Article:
Saturday, June 23, 2007


I spoke to two MRCP PACES examiners last week. One was a senior examiner who had been involved in the PACES exam since its inception and the other was one who examined for the first time this diet. Both had the same views when it came to marking candidates.
They stressed that what was most important was correct method. They observed the candidates going through history taking, clinical examination and communication and noted whether they appeared competent in the skill they were demonstrating. If they demonstrated competence they were most likely to pass.
If the candidate failed to demonstrate competence at history taking, clinical examination and communication then they would fail even if they got the findings right.
One of the examiners gave me two examples of candidates who examined the abdomen and the respiratory system. Both had what he described as appalling technique but both were able to give all the findings when asked. However, both failed, as the exam is a judge of the ability of the candidate to demonstrate or show competence in clinical method rather than an ability to memorise the findings in a given condition.
The secret of passing the PACES examination is practising clinical methods (history taking, physical examination and communication) over and over again until you can do it without even thinking about what comes next. Then you will pass with ease

Saturday, June 02, 2007

History Taking, Communication and Ethics for MRCP PACES

We had a discussion regarding these two stations. Every medical student begins learning clinical skills by learning how to take a history. By the time a doctor takes the MRCP PACES examination these skills should be second nature to him or her. Then why are so many failing in this station?
We discussed this further using examples of scenarios.
The first thing to remember is that most of the stations involve simulated patients or relatives. They have been told what to say regarding a certain condition or situation. If one asks a question they will answer according to the instructions given. If they are not sure, they will give you the answer rather than risk hiding an important fact and prejudicing the candidate’s chances.
What are the questions one should ask?
The questions to be asked in history taking are standard and these should not present a problem. (Presenting complaint, past illnesses, drug history etc)
The questions that one should ask to make the history more relevant and display maturity on the part of the clinician are the extra questions that are not yet considered standard.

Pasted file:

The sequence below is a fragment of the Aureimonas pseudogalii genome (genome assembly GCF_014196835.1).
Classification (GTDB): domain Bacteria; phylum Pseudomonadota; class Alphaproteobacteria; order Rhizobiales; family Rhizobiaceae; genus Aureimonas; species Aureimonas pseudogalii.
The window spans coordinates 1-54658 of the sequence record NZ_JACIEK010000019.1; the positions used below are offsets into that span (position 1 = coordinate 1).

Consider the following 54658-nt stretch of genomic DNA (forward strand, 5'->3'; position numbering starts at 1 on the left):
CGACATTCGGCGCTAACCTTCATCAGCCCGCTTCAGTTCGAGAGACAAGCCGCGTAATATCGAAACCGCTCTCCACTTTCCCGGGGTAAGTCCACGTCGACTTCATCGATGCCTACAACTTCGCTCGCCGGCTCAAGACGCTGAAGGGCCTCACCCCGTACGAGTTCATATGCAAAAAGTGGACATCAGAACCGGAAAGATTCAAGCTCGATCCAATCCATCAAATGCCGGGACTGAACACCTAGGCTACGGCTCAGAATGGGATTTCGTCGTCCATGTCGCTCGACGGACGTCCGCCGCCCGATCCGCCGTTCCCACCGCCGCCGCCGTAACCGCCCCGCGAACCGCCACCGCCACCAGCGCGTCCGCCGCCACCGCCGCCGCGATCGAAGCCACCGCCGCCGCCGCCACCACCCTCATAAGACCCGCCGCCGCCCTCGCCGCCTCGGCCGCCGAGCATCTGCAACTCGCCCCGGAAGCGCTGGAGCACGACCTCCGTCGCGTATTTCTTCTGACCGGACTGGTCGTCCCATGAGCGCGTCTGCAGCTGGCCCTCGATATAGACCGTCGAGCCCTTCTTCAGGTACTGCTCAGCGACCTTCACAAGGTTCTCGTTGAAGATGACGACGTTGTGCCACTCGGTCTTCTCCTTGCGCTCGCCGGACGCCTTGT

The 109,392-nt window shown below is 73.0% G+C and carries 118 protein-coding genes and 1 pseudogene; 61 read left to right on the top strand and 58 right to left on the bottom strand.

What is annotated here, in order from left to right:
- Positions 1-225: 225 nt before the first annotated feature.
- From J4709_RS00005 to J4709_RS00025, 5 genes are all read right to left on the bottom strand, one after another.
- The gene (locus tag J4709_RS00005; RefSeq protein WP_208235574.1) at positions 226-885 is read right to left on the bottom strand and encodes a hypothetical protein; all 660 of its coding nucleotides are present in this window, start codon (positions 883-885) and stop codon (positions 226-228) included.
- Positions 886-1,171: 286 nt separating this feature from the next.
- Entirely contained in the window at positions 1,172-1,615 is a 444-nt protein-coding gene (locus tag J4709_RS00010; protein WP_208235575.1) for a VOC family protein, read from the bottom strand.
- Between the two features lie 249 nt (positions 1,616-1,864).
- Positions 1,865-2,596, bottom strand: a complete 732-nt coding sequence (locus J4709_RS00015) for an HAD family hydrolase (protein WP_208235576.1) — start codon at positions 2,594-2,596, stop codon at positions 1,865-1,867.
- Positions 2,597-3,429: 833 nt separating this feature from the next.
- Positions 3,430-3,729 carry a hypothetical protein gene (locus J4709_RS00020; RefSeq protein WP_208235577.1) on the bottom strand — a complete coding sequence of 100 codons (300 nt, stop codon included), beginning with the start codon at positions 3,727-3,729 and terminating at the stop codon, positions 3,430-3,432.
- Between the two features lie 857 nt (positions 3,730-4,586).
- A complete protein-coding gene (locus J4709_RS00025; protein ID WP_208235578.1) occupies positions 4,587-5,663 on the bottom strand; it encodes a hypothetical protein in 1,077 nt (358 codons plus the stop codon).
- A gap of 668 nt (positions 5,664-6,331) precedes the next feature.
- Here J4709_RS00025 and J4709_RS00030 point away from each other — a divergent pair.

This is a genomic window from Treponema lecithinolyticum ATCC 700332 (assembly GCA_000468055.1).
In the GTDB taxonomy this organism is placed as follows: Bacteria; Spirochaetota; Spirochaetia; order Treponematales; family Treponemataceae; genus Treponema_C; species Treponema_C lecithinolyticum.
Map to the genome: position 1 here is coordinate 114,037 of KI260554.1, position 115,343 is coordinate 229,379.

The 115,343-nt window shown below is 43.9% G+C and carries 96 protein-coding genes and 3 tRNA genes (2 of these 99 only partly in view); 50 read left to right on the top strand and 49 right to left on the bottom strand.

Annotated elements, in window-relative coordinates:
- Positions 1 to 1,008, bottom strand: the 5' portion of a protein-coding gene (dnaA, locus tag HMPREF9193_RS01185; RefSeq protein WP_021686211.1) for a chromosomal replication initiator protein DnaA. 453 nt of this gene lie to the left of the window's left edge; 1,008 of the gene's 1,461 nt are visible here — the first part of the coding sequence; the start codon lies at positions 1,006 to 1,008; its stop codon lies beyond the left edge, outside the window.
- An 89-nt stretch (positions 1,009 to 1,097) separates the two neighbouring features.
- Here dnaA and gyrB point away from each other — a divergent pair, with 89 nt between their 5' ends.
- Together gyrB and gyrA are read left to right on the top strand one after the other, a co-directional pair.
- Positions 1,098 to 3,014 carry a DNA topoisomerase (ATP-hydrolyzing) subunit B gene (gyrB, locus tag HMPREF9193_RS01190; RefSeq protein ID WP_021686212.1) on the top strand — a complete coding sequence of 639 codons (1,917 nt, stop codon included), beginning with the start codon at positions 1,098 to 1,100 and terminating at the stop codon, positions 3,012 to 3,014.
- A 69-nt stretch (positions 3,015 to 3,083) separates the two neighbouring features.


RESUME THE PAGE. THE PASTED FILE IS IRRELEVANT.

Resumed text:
These questions are regarding the beliefs, expectations, anxieties or concerns of the patient. If they are not asked very important information is missed out and this is usually the cause of failure especially in the communications and ethics station.
If one does not take into account the thoughts and views of the patient or the concerned party, then the explanation will lack focus on the situation in and will simply be a general explanation which may not suffice in that particular situation.
To make sure that you take into account these additional parts of the history, use the mnemonic:
I PASSED By Employing ACES (see ACES for PACES chapter 4, chapter 18)
The second part of these stations is delivering an explanation to the patient or concerned party regarding the situation. This explanation is best given by telling them in simple language what one’s own beliefs, expectations and concerns are regarding the situation (ACES for PACES chapter 18)
By having such a framework for assessing and explaining, the whole process becomes methodical and thus simplified.
We went through several scenarios using this method.
A scenario concerning a pregnant woman who has a deep vein thrombosis; the concern of the patient is that the treatment will cause harm to the foetus. If this concern is not elicited and addressed the explanation would be deemed unsatisfactory.
Similarly, a patient with a stroke and the scenario is regarding feeding, the relation may be concerned that not feeding and starving the patient may cause distress or on the other hand the concern may be that feeding would prolong the patient’s suffering. Hence it is important to elicit these thought and views and address these anxieties.